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Originally published April 27, 2010 at 2:59 PM | Page modified April 28, 2010 at 6:33 AM

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Boeing suspends delivery of new 787 sections to Everett

Boeing is halting deliveries of all new 787 fuselage sections and wings to the Everett assembly plant for about five weeks to iron out supply-chain problems.

Seattle Times aerospace reporter

Boeing is halting deliveries of all new 787 fuselage sections and wings to Everett for about five weeks to cope with supplier delays that have caused extra work to pile up at the final assembly plant.

Essential parts haven't arrived on time at the plants of some major Boeing partners, spokeswoman Yvonne Leach said Tuesday.

She attributed part of the production holdup to design changes made to trim the weight of the 787 Dreamliner.

The delays won't affect the plan to deliver the first Dreamliner by the end of this year, Leach said, because the first production airplanes are already fully assembled in Everett.

An employee familiar with the problem at Boeing's 787 plant in Charleston, S.C., said floor beams and fuselage frames were among the major parts that have not showed up on time.

The major 787 suppliers affected, including Boeing Charleston, recently shipped Dreamliner sections that were only about 60 percent complete inside to Everett.

"Everett decided they can't handle any more traveled work," said the Charleston employee, referring to work left incomplete by a partner that must be finished at the final assembly site. He welcomed the delivery break because it will provide "more time to get things in order on this end."

Back in 2007, the first serious program delays on the 787 occurred when crews of inexperienced workers at new plants including Charleston, hampered by fastener shortages, failed to finish their allotted work.

This time, Leach said, the parts shortages were in part triggered by design changes introduced at airplane number 20 to save weight.

While the sections for the first 22 airplanes are already in Everett, Leach said, the sections for the next Dreamliners, numbers 23 and 24, will not be delivered "for approximately 24 manufacturing days" (a week is five manufacturing days) as Boeing works "to get the production system stabilized."

Boeing has included some buffer time in its schedule to ramp up to 10 planes a month by 2013, so that won't be affected.

"It's just a temporary adjustment," Leach said. "We are still on track for the ramp-up plan and our customer commitments."


Boeing, which is in intensive flight-testing on the first Dreamliners, will continue to assemble the planes already on hand in Everett.

"We are continuing to finish all the airplanes that are out there in the factory," Leach said. "We are not halting work anywhere. We just want the work to be finished at the partner sites."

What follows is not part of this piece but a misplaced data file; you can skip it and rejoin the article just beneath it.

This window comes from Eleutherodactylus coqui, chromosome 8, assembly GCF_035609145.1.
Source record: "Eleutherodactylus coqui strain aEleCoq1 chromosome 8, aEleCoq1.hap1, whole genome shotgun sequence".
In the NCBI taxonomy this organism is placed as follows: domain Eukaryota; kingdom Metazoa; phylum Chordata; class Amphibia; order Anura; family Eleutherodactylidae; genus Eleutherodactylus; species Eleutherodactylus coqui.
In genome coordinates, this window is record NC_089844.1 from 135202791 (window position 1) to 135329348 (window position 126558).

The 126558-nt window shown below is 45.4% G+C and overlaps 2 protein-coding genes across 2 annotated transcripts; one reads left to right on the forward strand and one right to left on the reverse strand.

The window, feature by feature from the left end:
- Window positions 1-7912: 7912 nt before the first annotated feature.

Not all the Dreamliner partners have had the parts shortages, but all will have to halt deliveries for the five-week period, she said.

"There are a few suppliers having challenges," Leach said. "There are also a couple that are fine."

A person familiar with the status of production at Spirit AeroSystems, which makes the 787 nose section and forward fuselage in Wichita, Kan., said the problems have "nothing to do with Spirit."

The Charleston employee, who spoke on condition of anonymity because he is not authorized to talk about Boeing, said Everett recently had been accepting airplane sections that were less complete than before, because Charleston couldn't get them finished as mechanics waited for parts.

"They have got to catch up on the birds that are already in Everett. They are waiting for parts, too," he said.

The Charleston employee traced the problems back to the design changes introduced at airplane No. 20, which affected many parts within the airframe. He said suppliers didn't make the necessary changes in time.

"It's hard to do without parts. That's our biggest Achilles' heel here lately," he said.

The pieces that haven't been showing up in Charleston include both major airframe pieces and smaller fittings.

"We were looking at (fuselage) frames, floor beams, different brackets of all sorts," the Charleston employee said. "Without those parts, you are dead in the water."

"We've been fighting for months to get things up to speed," he said.

Leach said there will be no layoffs or furloughs at any of the 787 production sites as a result of the delivery halt.

The Charleston employee also said the installation of ducting and wiring in the 787 fuselage — work originally planned to be done in Charleston — has been permanently transferred to Everett.

Boeing's Leach acknowledged that "we've had changes into who is doing what."

Dominic Gates: or 206-464-2963.

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